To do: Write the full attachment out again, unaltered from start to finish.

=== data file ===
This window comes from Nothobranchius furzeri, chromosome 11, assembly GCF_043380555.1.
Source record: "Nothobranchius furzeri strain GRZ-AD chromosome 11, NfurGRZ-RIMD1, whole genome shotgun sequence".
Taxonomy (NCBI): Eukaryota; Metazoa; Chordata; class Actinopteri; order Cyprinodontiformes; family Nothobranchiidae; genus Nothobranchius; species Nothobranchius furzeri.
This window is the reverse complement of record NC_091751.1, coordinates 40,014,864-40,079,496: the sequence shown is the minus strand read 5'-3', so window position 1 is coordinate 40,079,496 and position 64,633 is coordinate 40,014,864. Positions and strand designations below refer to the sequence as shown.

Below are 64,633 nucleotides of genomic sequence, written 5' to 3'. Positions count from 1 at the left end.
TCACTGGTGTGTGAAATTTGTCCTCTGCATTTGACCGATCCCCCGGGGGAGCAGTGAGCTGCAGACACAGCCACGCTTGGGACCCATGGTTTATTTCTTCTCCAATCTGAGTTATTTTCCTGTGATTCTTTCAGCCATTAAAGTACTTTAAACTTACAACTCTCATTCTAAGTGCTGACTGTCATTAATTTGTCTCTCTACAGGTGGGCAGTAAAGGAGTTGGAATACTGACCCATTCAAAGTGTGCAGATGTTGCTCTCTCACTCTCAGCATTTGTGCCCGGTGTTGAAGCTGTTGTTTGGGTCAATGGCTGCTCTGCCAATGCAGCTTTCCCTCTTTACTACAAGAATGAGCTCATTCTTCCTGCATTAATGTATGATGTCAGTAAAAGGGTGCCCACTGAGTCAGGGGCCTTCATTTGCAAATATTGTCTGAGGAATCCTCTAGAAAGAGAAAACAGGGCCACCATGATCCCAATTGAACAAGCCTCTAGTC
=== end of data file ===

This window comes from Nothobranchius furzeri, chromosome 11, assembly GCF_043380555.1.
Source record: "Nothobranchius furzeri strain GRZ-AD chromosome 11, NfurGRZ-RIMD1, whole genome shotgun sequence".
Taxonomy (NCBI): Eukaryota; Metazoa; Chordata; class Actinopteri; order Cyprinodontiformes; family Nothobranchiidae; genus Nothobranchius; species Nothobranchius furzeri.
This window is the reverse complement of record NC_091751.1, coordinates 40,014,864-40,079,496: the sequence shown is the minus strand read 5'-3', so window position 1 is coordinate 40,079,496 and position 64,633 is coordinate 40,014,864. Positions and strand designations below refer to the sequence as shown.

Below are 64,633 nucleotides of genomic sequence, written 5' to 3'. Positions count from 1 at the left end.
TCACTGGTGTGTGAAATTTGTCCTCTGCATTTGACCGATCCCCCGGGGGAGCAGTGAGCTGCAGACACAGCCACGCTTGGGACCCATGGTTTATTTCTTCTCCAATCTGAGTTATTTTCCTGTGATTCTTTCAGCCATTAAAGTACTTTAAACTTACAACTCTCATTCTAAGTGCTGACTGTCATTAATTTGTCTCTCTACAGGTGGGCAGTAAAGGAGTTGGAATACTGACCCATTCAAAGTGTGCAGATGTTGCTCTCTCACTCTCAGCATTTGTGCCCGGTGTTGAAGCTGTTGTTTGGGTCAATGGCTGCTCTGCCAATGCAGCTTTCCCTCTTTACTACAAGAATGAGCTCATTCTTCCTGCATTAATGTATGATGTCAGTAAAAGGGTGCCCACTGAGTCAGGGGCCTTCATTTGCAAATATTGTCTGAGGAATCCTCTAGAAAGAGAAAACAGGGCCACCATGATCCCAATTGAACAAGCCTCTAGTC